New answers tagged

1

$\alpha$ the angle the air speed makes with the person $\omega$ the uniform angular speed $t = \alpha/\omega$ the time of the race $vt$ the length of the road, because air friction is considered negligible


4

There is one factor missing from your consideration: the velocity of the medium! Take the general case of two cars driving at different speeds towards each other while both blow their horns. You could take either car as being stationary, and wind up with the same relative velocity (car to car). But substituting this into the various equations you cite ...


6

Relative velocity for sound waves is not a "symmetric" situation. For example, in the extreme case of a fighter jet approaching a stationary observer at Mach 1, the jet will be traveling as fast as its sound waves. The observer will not hear anything until the jet gets to his position. On the other hand, for the case of a stationary sound source and an ...


0

As it is already answer by so many but i want to add one more point ,THAT IS -change in distance of B with repect to time will be equal to ym/s if you take your frame of reference as origin according to origin it velocity changes because it s distance with respect to time change equal to y=m/s but now yiu change frame of reference that is A so the velocity ...


0

given two vectors $\vec{v}_{01}$ and $\vec{v}_{02}$ thus: $$\vec{v}_{12}=\vec{v}_{10}+\vec{v}_{02}\,,\quad\text{("zero cancel")}$$ where $\vec{v}_{10}=-\vec{v}_{01}$ your example $\vec{v}_{01}=x$ $\vec{v}_{02}=-y$ $\Rightarrow$ $\vec{v}_{12}=-x-y=-(x+y)\quad \surd$ $\vec{v}_{21}=-\vec{v}_{12}=(x+y)$


2

The problem is that your spacetime diagram is wrong: you're using Euclidean geometry, when you should be using Minkowski. The actual diagram, if you'll forgive the low quality picture, looks something like this: where I've drawn the $t^2 - x^2 = \pm 1$ hyperbolae, and the angles obey $\tan \alpha = v_1$ and $\tan \beta = v_2$. Note that that unit vectors ...


1

Suppose body $A$ is going to the right with a speed $x$ and another body $B$ is going to the left at a speed $y$. The motion of the bodies can be represented as vector diagram 1. To both motions add a velocity to the left of equal magnitude to that of the velocity of body $A$, ie stopping body $A$, as shown in vector diagram 2. On adding the two ...


3

The top diagram shows the velocities in the lab frame. Particle $A$ is moving east at speed $x$ and particle $B$ is moving west at speed $y$. I'm taking the east direction to be positive, so the velocity of $A$ is positive and the velocity of $B$ is negative. To find the velocity of $B$ relative to $A$ we have to transform to the frame where $A$ is ...


0

Everything we currently know about physics, including quantum physics, implies that it is not possible to have a physical phenomenon which depends on a system's velocity relative to another system with which it is not interacting. This means, in particular, that the influence of the local vacuum near to any system is not detectable through velocity, but it ...


1

Your question asks about accounting for the Earth's, Sun's, and Milky Way's speed. The principle of relativity says these don't matter. That's because the laws of physics should be the same for every observer, no matter where they are or how fast they're moving. If we did have to take into account that the Earth is moving (for this experiment), then that's ...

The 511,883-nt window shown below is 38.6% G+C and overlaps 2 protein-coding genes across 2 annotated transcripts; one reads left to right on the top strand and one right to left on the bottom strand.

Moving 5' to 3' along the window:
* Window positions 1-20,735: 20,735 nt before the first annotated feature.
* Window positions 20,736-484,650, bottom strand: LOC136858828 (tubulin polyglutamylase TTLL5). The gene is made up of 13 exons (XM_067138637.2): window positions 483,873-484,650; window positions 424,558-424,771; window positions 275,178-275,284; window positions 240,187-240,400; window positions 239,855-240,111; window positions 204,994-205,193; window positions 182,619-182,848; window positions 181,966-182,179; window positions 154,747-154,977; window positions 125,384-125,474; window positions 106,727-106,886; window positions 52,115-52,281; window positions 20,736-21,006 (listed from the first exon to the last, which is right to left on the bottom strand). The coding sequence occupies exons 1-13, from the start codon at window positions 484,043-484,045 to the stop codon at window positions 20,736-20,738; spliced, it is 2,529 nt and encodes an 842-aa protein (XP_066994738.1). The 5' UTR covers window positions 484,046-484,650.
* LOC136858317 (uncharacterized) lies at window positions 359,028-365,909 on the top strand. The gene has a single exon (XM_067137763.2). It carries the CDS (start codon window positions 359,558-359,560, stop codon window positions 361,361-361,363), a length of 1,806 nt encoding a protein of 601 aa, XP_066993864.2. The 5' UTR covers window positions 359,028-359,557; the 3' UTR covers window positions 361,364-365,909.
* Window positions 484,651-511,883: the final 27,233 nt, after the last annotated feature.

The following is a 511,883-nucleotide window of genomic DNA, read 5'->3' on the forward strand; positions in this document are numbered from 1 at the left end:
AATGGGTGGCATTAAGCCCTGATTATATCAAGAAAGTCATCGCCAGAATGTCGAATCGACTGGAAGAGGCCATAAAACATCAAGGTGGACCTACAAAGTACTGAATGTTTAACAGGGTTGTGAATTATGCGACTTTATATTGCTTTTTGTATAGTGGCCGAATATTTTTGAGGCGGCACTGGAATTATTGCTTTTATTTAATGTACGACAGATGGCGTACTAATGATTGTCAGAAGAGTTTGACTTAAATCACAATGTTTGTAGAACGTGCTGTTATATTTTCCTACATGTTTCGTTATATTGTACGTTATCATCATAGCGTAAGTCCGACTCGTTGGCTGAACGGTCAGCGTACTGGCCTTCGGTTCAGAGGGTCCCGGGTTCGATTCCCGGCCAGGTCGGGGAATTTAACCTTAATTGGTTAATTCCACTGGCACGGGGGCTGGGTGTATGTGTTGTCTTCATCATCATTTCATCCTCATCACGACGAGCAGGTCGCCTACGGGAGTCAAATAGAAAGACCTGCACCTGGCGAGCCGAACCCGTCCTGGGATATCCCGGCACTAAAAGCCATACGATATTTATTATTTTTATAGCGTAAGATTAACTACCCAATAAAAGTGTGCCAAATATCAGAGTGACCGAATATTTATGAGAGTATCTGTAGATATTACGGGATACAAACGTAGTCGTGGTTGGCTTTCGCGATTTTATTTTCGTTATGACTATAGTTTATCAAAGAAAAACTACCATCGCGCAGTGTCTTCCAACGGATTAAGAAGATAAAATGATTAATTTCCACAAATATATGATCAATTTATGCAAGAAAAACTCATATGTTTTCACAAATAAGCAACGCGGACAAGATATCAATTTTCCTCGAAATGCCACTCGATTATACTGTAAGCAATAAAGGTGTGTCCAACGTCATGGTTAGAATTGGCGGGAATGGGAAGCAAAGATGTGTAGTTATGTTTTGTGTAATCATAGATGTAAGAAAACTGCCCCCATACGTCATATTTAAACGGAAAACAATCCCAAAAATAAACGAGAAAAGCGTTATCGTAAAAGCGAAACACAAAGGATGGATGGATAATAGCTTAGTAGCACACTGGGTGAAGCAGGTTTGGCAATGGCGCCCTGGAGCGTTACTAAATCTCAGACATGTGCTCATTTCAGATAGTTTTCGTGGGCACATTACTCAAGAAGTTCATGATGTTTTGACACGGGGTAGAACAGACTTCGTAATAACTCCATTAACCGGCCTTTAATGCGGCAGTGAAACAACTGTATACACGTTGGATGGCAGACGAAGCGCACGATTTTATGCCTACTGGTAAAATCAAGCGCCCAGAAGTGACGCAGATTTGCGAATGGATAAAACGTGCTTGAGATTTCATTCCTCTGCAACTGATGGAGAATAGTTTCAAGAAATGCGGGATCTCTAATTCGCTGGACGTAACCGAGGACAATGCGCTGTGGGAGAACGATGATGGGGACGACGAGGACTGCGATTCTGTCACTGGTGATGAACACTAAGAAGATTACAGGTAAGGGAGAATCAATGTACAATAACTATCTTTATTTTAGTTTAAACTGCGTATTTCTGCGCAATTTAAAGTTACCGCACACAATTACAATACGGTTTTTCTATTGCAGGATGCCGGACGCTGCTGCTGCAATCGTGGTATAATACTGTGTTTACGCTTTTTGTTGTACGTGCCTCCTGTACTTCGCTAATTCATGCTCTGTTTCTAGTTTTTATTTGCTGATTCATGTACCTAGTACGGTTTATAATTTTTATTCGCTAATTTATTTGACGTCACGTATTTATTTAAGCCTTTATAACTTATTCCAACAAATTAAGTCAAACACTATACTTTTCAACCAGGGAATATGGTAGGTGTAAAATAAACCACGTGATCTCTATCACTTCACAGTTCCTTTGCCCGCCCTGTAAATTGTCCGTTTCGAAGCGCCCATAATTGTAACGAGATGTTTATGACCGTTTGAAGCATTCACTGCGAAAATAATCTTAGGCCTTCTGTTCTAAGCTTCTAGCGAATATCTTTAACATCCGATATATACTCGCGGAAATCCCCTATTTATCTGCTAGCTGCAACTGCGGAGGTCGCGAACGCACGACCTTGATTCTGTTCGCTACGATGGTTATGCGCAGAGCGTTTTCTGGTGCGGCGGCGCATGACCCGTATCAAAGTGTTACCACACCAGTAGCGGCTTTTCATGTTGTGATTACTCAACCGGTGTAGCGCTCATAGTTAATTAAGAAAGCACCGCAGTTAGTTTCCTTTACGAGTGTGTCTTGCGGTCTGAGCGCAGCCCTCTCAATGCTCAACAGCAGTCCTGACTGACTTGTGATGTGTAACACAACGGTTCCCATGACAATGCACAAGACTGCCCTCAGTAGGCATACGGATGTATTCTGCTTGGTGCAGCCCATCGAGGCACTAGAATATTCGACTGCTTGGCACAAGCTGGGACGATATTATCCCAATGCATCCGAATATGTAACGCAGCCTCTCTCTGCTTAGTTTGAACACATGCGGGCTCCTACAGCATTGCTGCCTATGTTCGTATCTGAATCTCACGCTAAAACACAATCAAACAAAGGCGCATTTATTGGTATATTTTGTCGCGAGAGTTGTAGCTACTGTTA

0

My recommendation is that you calculate your answer twice, first by adopting the accelerating reference frame of the train, and then by adopting the inertial frame of reference of the ground. Then keep working at it till your two answers agree. If you adopt the train as your reference frame, then you can treat the effects of its acceleration as like a ...


-1

You can use the train as a frame of reference as long as you take into account that it is not an inertial frame of reference. To account for the acceleration of the train you will have to introduce a fictitious force of magnitude $mx$ N acting horizontally on an object of mass $m$ kg. This fictious force is similar to gravity, but it acts horizontally ...


0

That relative motion expression for your question was non relativistic motion. When consider non relativistic motion, people take it from the usual experience. The additive property was assumed. i.e. the so called "if you are traveling at 20 km/h, you add an extra 30 km/h in the same direction, your speed would be at 50 km/h". With velocity, it's the same ...


0

If I observe the motion of another car through my frame of reference i.e.car, will I be at rest with my frame of reference or in motion? You will always be "at rest" in your own frame of reference. You will not be at rest with respect to the frame of reference of the person in the other car. Nor will the person in the other car be "at rest" with respect ...


0

If we model you as a "disembodied spatial tangent vector" (i.e. a point particle with a preferred spatial direction to represent your line of sight), then you'll need to spin in place to keep an eye on the other guy, but that doesn't count as motion. If we think of you as three dimensional, then parts of your body will have to move, but there's no need ...


2

You're always at rest with respect to your own frame. It doesn't matter what else is going on.


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